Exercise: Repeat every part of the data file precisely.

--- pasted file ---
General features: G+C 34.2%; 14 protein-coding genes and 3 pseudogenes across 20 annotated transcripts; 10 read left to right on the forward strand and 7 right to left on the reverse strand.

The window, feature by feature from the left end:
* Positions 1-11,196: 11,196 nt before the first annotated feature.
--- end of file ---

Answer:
General features: G+C 34.2%; 14 protein-coding genes and 3 pseudogenes across 20 annotated transcripts; 10 read left to right on the forward strand and 7 right to left on the reverse strand.

The window, feature by feature from the left end:
* Positions 1-11,196: 11,196 nt before the first annotated feature.